I recently had a chance to interview 22 year old Harry James, better known as the alternative artist Kid Brunswick. His self-proclaimed rhythm and grunge music combines elements of all genres to create a world around his struggles and triumphs, emphasizing his battles with addiction and mental health.
In our interview, he was down to earth and brutally honest, just like his music. This openness has helped him build a genuine growing fan base (myself included). Following his hit song “Prescription Kid”, he just released the catchy new single, “4am”. Here we discuss “4am” and more, including his ultimate project goal and what’s next for Kid Brunswick.
So, let’s get started. What got you into music?
KB: Oh god. Drums. I used to play drums when I was a kid. And uh, I don’t know, music just happened naturally. It was just a thing that happened and I thought, this is the only thing I can do so I’d be mad to not do it. It was just easy, it just came naturally, and to get into producing music was a different story. Music in general? Linking Park; Nirvana; to some extent, Radiohead, as I got a bit older; bands that I love; Guns N Roses; Led Zeppelin; classic rock when I was younger, I guess; AC/DC as well, I was obsessed with AC/DC; and Green Day as well. That was what got me into loving music was bands.
Well, that kinda goes into, which musicians do you admire the most, and why.
KB: I’ve always been sort of a geek for producers rather than musicians. Producers that I think, they kinda transcend just from being producers to someone that actually is a musician themselves. I’ve always been a massive Hans Zimmerman fan, the fact that he’s like done Interstellar and also Pirates of the Caribbean, I think is so fucking good. And Trent Reznor, Nine Inch Nails, I think he’s incredible. I think in terms of artists I admire the most, I’d have to say probably Thom Yorke and Jonny Greenwood from Radiohead, they’re incredible and their partnership that they have in creating music is something that I love. And also, in despite of him being a complete twat, I love Kanye West, especially his old stuff. And you know I grew up listening to a lot of weird stuff, you know, and I always had my stepdad whose Italian listening to like Frank Zappa in the car and David Bowie, and that was really kind of my, sort of my first music lesson in a way. And um I started to just connect with artists that spoke to me and one of those people was Chester Bennington from Linkin Park. His lyrics were just, in some songs I find some of the lyrics are quite corny, but they just cut through, and I really admire that.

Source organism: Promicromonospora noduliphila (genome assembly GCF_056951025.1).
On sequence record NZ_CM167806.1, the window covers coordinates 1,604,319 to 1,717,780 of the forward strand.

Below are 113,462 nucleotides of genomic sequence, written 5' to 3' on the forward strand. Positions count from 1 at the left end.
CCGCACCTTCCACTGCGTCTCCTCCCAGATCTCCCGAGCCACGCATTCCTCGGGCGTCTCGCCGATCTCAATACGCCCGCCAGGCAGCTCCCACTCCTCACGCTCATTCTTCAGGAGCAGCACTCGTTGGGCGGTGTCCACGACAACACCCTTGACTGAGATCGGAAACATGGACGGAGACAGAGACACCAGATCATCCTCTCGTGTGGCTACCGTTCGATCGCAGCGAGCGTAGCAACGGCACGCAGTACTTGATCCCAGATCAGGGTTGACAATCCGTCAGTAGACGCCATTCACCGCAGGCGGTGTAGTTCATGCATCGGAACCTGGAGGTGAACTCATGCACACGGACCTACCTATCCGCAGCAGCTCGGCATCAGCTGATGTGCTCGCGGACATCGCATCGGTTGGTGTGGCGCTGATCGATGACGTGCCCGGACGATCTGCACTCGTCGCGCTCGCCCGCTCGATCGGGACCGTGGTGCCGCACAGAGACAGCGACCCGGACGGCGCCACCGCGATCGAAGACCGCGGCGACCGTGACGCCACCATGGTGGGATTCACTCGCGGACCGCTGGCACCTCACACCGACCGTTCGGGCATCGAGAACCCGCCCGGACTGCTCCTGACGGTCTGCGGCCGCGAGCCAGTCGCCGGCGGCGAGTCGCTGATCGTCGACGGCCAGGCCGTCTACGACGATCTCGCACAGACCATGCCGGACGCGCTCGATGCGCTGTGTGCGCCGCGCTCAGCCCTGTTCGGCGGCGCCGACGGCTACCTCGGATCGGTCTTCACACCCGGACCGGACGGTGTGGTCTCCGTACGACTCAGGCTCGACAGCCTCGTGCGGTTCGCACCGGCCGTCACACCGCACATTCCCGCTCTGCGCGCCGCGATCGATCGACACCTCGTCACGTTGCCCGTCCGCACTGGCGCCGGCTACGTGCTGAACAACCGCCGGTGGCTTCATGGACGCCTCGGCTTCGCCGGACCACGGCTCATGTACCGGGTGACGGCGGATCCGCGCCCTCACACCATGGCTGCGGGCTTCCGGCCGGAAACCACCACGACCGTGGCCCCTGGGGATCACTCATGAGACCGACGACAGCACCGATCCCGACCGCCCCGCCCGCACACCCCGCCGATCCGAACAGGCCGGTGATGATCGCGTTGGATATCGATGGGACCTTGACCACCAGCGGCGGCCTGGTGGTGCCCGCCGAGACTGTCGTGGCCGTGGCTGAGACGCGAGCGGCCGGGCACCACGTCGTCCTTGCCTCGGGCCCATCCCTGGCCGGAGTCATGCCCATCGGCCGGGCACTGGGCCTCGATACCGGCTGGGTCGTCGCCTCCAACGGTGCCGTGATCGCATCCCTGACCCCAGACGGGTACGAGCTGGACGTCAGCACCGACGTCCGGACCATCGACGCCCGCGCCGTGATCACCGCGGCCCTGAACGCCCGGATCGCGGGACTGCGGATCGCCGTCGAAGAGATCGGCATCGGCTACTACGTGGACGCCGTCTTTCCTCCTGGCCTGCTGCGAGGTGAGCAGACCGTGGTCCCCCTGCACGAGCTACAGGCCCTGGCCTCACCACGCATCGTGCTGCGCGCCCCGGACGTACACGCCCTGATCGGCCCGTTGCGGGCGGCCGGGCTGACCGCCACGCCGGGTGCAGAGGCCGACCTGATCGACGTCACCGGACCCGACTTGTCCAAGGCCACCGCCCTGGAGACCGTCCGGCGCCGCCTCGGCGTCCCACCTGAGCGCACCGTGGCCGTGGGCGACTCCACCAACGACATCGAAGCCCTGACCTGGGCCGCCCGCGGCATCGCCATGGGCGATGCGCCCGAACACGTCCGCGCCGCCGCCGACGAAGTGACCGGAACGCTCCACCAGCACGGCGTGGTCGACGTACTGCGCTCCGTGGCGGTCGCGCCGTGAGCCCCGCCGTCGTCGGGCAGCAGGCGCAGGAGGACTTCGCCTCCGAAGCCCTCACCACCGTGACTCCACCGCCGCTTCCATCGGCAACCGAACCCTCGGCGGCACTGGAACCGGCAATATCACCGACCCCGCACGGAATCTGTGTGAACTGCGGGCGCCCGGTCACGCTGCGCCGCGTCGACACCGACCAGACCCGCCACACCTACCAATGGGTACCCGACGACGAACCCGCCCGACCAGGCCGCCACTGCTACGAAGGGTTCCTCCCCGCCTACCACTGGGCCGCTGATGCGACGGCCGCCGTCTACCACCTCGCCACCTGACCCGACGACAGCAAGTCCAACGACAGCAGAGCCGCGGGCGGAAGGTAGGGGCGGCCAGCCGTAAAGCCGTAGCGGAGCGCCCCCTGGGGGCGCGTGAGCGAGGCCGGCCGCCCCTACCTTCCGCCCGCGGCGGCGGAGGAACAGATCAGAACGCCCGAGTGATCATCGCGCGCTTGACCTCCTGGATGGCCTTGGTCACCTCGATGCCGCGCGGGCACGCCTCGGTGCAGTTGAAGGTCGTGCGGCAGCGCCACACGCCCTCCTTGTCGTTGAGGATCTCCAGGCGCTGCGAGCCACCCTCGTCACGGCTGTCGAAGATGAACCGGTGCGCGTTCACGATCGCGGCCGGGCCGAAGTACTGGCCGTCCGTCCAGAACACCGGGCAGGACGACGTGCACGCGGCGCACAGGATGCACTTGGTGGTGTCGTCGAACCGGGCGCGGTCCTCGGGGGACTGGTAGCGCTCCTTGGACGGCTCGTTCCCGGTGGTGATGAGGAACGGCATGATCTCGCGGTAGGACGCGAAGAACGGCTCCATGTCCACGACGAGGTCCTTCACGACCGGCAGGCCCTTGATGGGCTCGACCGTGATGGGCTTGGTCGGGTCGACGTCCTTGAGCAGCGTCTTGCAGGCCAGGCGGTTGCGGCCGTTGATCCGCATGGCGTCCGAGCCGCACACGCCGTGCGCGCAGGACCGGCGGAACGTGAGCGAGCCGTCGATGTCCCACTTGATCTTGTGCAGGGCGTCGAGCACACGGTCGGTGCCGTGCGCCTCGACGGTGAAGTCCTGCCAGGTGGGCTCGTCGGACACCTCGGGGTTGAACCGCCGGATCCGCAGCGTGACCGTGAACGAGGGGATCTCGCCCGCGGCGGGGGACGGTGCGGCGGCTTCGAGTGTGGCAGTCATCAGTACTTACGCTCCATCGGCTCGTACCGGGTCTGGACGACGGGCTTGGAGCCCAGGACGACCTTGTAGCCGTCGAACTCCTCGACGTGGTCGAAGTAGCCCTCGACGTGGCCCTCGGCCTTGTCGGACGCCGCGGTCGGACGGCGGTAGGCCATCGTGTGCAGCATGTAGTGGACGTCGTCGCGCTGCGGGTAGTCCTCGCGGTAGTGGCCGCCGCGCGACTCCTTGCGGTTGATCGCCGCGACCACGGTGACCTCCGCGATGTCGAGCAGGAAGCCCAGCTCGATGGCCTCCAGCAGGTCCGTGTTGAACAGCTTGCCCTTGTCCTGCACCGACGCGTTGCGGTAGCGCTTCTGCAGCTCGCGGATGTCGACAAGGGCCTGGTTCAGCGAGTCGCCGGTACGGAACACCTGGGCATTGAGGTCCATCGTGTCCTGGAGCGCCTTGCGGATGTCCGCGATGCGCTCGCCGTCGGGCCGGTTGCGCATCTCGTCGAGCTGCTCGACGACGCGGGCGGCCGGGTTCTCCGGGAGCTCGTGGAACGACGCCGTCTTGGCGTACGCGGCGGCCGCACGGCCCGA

What is your creative process like?
KB: See I don’t really know what my process is, I know the patterns around it because it’s a hard thing to pin down saying in a sentence like this is how I write a song, because every song is different. But the patterns I notice is I stop going to the gym, when I’m about to write a really good song. I feel a bit shit for a while when I start writing a good song — I feel a bit shit, and then I get out of it, and then I’m like, “I should go to the gym or I should go for a run”. Instead of doing that, I’ll write something and that will end up being like all the energy that I would’ve taken out in the gym, or going like to a boxing class or something, I would put that out into a song.
That’s your therapy.
KB: Yeah, and just… I wouldn’t call it therapy, I’m in therapy! I wouldn’t call it therapy. But um I would definitely say it has some cathartic process to it, yeah. Revisiting past situations, you know, and writing about them.
What is one message you would give to any new musicians, just trying to start out?
KB: Do everything your fucking self, no one else will do it for you. Do it all yourself. No one gives a shit. No one gives a fuck. You will literally think in your head, that you’re like the next biggest thing, and you’ll convince yourself that you’re a god, like I did, and you become this arrogant piece of shit that’s horrible and no one wants to hang around with. And when you get beaten down by life and life tells you, “hey dude, you’re not there yet, and you probably won’t ever be if you act like this.” Then you start to realize, “I need to humble the fuck down, and start appreciating the fact that I’m just a human being and I’m no better than everyone else. And just because I can make cool sounds on a fucking laptop doesn’t mean that I’m better than anyone else, and because of that, you start to realize that if you want something done, you’ve gotta do it yourself. Whether it’s artwork, whether it’s video, you can have a manager that says he’ll do everything, but unless you’re the one driving it, nothing will get done. You need to do it all yourself, especially in this day and age.